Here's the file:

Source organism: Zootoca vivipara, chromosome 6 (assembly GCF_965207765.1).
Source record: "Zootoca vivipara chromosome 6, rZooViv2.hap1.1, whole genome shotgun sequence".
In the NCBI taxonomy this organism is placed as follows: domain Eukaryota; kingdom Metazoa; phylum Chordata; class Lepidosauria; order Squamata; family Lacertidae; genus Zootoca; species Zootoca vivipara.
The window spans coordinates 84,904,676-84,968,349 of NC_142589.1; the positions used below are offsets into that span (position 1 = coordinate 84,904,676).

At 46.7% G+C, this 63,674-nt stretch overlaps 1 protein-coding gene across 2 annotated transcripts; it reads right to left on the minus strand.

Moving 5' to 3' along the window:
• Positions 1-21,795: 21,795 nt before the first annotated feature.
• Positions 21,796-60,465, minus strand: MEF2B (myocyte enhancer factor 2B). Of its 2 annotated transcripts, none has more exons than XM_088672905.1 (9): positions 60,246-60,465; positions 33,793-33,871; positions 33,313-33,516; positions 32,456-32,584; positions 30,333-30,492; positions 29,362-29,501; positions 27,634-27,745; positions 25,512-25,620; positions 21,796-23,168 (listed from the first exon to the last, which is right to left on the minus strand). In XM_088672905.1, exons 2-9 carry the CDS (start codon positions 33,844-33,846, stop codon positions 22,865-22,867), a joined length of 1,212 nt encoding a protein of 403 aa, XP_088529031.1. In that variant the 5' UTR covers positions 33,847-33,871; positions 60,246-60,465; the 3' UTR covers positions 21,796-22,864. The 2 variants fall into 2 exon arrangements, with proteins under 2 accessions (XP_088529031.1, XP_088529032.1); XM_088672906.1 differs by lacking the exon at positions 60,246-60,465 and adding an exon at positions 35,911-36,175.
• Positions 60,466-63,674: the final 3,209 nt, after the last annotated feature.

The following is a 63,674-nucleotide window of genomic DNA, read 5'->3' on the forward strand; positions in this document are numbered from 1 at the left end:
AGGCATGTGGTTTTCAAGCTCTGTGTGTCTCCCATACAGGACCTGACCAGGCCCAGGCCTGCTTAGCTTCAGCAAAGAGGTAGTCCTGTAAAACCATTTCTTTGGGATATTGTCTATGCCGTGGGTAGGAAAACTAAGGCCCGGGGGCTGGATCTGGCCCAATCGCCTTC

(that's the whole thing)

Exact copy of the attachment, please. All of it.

Source organism: Zootoca vivipara, chromosome 6 (assembly GCF_965207765.1).
Source record: "Zootoca vivipara chromosome 6, rZooViv2.hap1.1, whole genome shotgun sequence".
In the NCBI taxonomy this organism is placed as follows: domain Eukaryota; kingdom Metazoa; phylum Chordata; class Lepidosauria; order Squamata; family Lacertidae; genus Zootoca; species Zootoca vivipara.
The window spans coordinates 84,904,676-84,968,349 of NC_142589.1; the positions used below are offsets into that span (position 1 = coordinate 84,904,676).

At 46.7% G+C, this 63,674-nt stretch overlaps 1 protein-coding gene across 2 annotated transcripts; it reads right to left on the minus strand.

Moving 5' to 3' along the window:
• Positions 1-21,795: 21,795 nt before the first annotated feature.
• Positions 21,796-60,465, minus strand: MEF2B (myocyte enhancer factor 2B). Of its 2 annotated transcripts, none has more exons than XM_088672905.1 (9): positions 60,246-60,465; positions 33,793-33,871; positions 33,313-33,516; positions 32,456-32,584; positions 30,333-30,492; positions 29,362-29,501; positions 27,634-27,745; positions 25,512-25,620; positions 21,796-23,168 (listed from the first exon to the last, which is right to left on the minus strand). In XM_088672905.1, exons 2-9 carry the CDS (start codon positions 33,844-33,846, stop codon positions 22,865-22,867), a joined length of 1,212 nt encoding a protein of 403 aa, XP_088529031.1. In that variant the 5' UTR covers positions 33,847-33,871; positions 60,246-60,465; the 3' UTR covers positions 21,796-22,864. The 2 variants fall into 2 exon arrangements, with proteins under 2 accessions (XP_088529031.1, XP_088529032.1); XM_088672906.1 differs by lacking the exon at positions 60,246-60,465 and adding an exon at positions 35,911-36,175.
• Positions 60,466-63,674: the final 3,209 nt, after the last annotated feature.

The following is a 63,674-nucleotide window of genomic DNA, read 5'->3' on the forward strand; positions in this document are numbered from 1 at the left end:
AGGCATGTGGTTTTCAAGCTCTGTGTGTCTCCCATACAGGACCTGACCAGGCCCAGGCCTGCTTAGCTTCAGCAAAGAGGTAGTCCTGTAAAACCATTTCTTTGGGATATTGTCTATGCCGTGGGTAGGAAAACTAAGGCCCGGGGGCTGGATCTGGCCCAATCGCCTTC